China’s support for the ideologically driven freedom movements in Africa during the Cold War years was paid back when African vote in 1971 got China past the hump to claim its seat at the United Nations.
While their interest in each other is the legacy of those times mutual economic and strategic interests have drawn them closer over the years.
China’s commercial engagement with Africa ballooned especially since the time China opened its economy. China – Africa trade has grown 40-fold in the last 20 years and is now Africa’s biggest trading partner and the top lender.
Throughout the continent China has built soccer stadiums, hospitals and other buildings that touch lives of ordinary folks who still carry scars of centuries of humiliation through Western colonialism.
China’s latest multi-trillion, multi-country, multi-ocean Belt and Road Initiative (BRI) has provided another ambitious platform for its engagement with the African continent.
Africa needs investment
Long marginalised, Africa badly needs foreign investments that Chinese companies are more willing to provide. Like the Chinese culture, these companies take a long-term view and are not easily deterred by human rights or non-official roadblocks to project development in Africa.
The UN predicts that there will be more Africans than Chinese by 2025. Given Africa’s youthful population and that in 2020 six of the world’s ten fastest growing economies were in Africa, China invests heavily in the continent. Of particular interest to China’s rapidly developing economy is Africa’s abundant natural resources, which also include strategic minerals.
Chinese finance and contractors have therefore, literally reshaped Africa’s infrastructure by building new ports, railways and roads. Chinese investments in manufacturing, mines and commercial real estate has also been substantial.
Mckinsey, one of the top consulting firms in the world suggests that insofar as Africa is concerned “no other country matches this depth and breadth of engagement.”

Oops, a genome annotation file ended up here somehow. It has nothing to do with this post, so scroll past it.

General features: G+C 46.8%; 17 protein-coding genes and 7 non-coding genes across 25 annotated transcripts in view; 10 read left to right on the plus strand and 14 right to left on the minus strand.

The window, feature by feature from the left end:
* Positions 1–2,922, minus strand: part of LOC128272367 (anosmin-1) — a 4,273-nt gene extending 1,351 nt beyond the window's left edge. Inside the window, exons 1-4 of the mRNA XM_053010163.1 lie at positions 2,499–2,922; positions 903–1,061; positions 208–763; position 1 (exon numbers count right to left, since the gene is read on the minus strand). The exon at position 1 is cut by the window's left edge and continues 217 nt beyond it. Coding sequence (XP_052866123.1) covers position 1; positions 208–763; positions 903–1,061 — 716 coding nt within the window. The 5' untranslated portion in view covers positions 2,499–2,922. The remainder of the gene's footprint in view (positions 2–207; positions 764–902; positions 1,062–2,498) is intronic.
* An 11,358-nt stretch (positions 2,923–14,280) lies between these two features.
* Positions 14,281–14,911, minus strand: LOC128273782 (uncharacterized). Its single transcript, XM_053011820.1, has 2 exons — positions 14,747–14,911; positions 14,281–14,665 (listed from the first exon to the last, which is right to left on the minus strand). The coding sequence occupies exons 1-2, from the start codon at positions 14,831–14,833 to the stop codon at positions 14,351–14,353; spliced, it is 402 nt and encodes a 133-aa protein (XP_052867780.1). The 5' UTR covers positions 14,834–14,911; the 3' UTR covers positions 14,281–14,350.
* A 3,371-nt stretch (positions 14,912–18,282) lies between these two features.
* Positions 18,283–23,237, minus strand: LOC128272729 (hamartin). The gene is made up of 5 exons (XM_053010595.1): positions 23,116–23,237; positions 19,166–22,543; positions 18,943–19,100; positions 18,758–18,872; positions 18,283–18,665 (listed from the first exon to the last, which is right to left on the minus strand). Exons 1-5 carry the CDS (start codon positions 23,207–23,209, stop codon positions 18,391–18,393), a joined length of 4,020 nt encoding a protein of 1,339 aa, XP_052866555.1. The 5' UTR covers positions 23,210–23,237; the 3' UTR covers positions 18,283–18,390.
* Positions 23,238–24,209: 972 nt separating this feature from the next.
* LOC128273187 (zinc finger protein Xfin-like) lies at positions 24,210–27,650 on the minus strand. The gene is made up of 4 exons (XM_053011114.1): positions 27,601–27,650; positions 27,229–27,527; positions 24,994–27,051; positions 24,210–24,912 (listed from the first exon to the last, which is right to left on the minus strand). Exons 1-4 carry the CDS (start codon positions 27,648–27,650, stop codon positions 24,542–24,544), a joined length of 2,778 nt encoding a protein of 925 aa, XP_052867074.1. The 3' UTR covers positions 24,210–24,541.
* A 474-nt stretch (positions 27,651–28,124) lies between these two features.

In addition to the state enterprises 90 percent of over 10,000 Chinese companies operating in Africa are privately owned who find investing in Africa comparatively profitable. So, they keep reinvesting. The worry is the poorly governed states where China has poured in a lot of money into projects that may turn out to be white elephants, compelling China to write-off loans.
Another area where China focuses heavily is education. China gives tens of thousands of scholarships to African students. This has led to African students to China surpassing those going to US and Britain combined since 2014, which creates a huge reservoir of goodwill for China.
Various other training programs create a massive network of human resource throughout Africa. For instance, more than half the South Africa’s African National Congress executive committee members have had training in China.
In pursuit of its engagement policy China has set up Forum on China-Africa Cooperation (FOCAC) that includes China and 53 of 54 African states. Meeting every three years alternating between China and Africa, the Forum draws more heads of African states than at the annual UN General Assembly.
Thankfully Africa is recording just about 5 percent of global COVID-19 cases and China has been quick to provide medical equipment and has also joined in with WHO and G-20 initiatives, meant to assist less privileged states.
The rise of China
China’s rise and its involvement at global stage and regional levels in different parts of the world has attracted claims of strategic competition and rivalry between China and the US. Fearing erosion of its influence the US has adopted an aggressive posture to counter increased Chinese involvement worldwide.
In Africa, the US has historically had relatively minimal strategic interests that China could significantly threaten. Therefore, the increased Chinese penetration in Africa has not drawn the level of American bellicosity that it has drawn against China in Southeast and South Asia.
The US and Japan have tried to increase infrastructure development allocations but nowhere near the scale of BRI. The US Secretary of State recently alerted African states that China is out competing the US and that African states should scrutinise the Chinese assistance.
The fact is that despite substantial spending in specific areas, America currently does not match what China offers to the African nations.
China is the ready partner in the continent’s need for new roads, bridges or other infrastructure projects. Huawei has not lost a single order in Africa despite alleged US pressure in some cases.
No country is ‘indispensable.’ The rise and fall of great civilisations has occurred throughout history.
If history was static we would all still be a part of the Roman empire.
Sajjad Ashraf served as an adjunct professor at the Lee Kuan Yew School of Public Policy, National University of Singapore from 2009 to 2017. He was a member of Pakistan Foreign Service from 1973 to 2008 during which time he served as ambassador to several countries.